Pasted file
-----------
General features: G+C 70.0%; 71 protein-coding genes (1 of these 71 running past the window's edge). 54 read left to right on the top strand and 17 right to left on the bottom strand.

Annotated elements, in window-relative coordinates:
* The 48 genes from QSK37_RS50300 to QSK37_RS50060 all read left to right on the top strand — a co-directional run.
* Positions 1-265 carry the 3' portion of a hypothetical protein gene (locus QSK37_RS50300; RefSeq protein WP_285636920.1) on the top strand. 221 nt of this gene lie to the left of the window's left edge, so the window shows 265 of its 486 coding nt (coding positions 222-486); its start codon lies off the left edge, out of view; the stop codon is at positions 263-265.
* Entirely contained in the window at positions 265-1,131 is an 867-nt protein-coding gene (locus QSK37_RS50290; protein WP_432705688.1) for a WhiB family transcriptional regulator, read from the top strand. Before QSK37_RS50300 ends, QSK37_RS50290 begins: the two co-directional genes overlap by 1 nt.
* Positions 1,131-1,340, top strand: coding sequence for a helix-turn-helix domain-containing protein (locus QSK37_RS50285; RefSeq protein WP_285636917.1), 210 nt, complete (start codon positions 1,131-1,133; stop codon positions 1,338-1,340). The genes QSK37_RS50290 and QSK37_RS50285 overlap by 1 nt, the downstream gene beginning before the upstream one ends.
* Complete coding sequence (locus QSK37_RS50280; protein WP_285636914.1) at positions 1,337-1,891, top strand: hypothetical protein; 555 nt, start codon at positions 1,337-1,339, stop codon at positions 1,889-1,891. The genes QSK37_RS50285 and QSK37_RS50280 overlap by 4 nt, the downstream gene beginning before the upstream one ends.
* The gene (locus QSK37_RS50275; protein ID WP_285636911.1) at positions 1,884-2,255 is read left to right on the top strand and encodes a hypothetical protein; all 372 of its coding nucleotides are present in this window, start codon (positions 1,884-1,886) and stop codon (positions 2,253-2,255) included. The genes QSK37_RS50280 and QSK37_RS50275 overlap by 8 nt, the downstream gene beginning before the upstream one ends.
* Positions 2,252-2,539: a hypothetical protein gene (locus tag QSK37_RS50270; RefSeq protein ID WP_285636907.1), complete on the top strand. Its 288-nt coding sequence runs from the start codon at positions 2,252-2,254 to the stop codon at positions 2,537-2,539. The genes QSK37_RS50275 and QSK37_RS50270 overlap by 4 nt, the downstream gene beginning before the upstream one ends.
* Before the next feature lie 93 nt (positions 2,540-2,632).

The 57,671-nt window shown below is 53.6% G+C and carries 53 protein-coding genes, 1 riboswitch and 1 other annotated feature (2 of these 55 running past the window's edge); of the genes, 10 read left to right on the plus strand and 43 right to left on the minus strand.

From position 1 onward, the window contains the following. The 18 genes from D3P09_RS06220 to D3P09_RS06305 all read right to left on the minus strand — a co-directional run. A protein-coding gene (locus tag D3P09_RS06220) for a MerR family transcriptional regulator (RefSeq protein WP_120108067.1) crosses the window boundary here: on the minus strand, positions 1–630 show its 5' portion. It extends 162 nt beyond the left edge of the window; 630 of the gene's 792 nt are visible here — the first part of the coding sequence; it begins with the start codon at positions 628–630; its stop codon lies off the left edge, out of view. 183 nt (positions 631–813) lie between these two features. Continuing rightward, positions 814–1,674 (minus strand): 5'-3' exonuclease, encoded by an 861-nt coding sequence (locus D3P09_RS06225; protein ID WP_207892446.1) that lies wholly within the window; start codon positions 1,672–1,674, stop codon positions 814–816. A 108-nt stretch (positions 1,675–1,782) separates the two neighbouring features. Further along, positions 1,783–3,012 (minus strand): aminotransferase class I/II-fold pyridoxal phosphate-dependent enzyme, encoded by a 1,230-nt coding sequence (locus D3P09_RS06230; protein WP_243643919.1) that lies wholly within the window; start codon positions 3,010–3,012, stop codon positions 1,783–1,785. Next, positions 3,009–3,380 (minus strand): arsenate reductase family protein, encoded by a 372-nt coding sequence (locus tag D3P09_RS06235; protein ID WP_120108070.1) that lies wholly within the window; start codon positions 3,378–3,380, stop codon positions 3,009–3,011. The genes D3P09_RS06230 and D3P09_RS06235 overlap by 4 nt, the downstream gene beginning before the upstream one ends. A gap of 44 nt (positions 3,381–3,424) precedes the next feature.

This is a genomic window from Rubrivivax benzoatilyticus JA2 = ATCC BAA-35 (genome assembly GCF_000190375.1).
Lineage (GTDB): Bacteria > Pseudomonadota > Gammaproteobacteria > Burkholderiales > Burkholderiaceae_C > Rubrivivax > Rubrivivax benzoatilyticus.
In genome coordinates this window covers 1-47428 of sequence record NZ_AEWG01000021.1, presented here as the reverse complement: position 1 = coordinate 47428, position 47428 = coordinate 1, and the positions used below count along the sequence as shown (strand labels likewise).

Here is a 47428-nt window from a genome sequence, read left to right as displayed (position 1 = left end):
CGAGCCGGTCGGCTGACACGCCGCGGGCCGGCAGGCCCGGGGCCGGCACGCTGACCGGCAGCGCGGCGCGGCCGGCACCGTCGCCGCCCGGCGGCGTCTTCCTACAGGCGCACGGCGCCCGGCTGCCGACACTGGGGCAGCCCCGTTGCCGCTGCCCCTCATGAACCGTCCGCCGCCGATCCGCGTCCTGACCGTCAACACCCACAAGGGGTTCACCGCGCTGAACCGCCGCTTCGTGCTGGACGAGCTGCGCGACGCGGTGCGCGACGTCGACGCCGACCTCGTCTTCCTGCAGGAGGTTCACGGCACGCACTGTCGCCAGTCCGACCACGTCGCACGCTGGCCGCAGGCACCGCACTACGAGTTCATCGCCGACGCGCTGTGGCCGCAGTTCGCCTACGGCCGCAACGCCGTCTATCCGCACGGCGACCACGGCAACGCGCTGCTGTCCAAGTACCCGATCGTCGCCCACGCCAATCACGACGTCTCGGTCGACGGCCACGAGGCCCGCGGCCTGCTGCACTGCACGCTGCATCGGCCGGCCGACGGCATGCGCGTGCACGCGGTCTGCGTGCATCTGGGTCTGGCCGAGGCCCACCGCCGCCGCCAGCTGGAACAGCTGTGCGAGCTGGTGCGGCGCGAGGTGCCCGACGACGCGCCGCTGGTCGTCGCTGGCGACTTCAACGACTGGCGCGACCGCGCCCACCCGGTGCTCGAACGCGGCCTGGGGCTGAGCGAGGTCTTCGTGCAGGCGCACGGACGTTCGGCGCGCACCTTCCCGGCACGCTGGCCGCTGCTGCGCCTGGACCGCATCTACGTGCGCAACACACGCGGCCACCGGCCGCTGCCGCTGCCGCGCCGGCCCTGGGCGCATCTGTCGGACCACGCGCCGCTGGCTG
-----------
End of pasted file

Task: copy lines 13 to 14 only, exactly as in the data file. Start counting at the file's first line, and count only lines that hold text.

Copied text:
This is a genomic window from Rubrivivax benzoatilyticus JA2 = ATCC BAA-35 (genome assembly GCF_000190375.1).
Lineage (GTDB): Bacteria > Pseudomonadota > Gammaproteobacteria > Burkholderiales > Burkholderiaceae_C > Rubrivivax > Rubrivivax benzoatilyticus.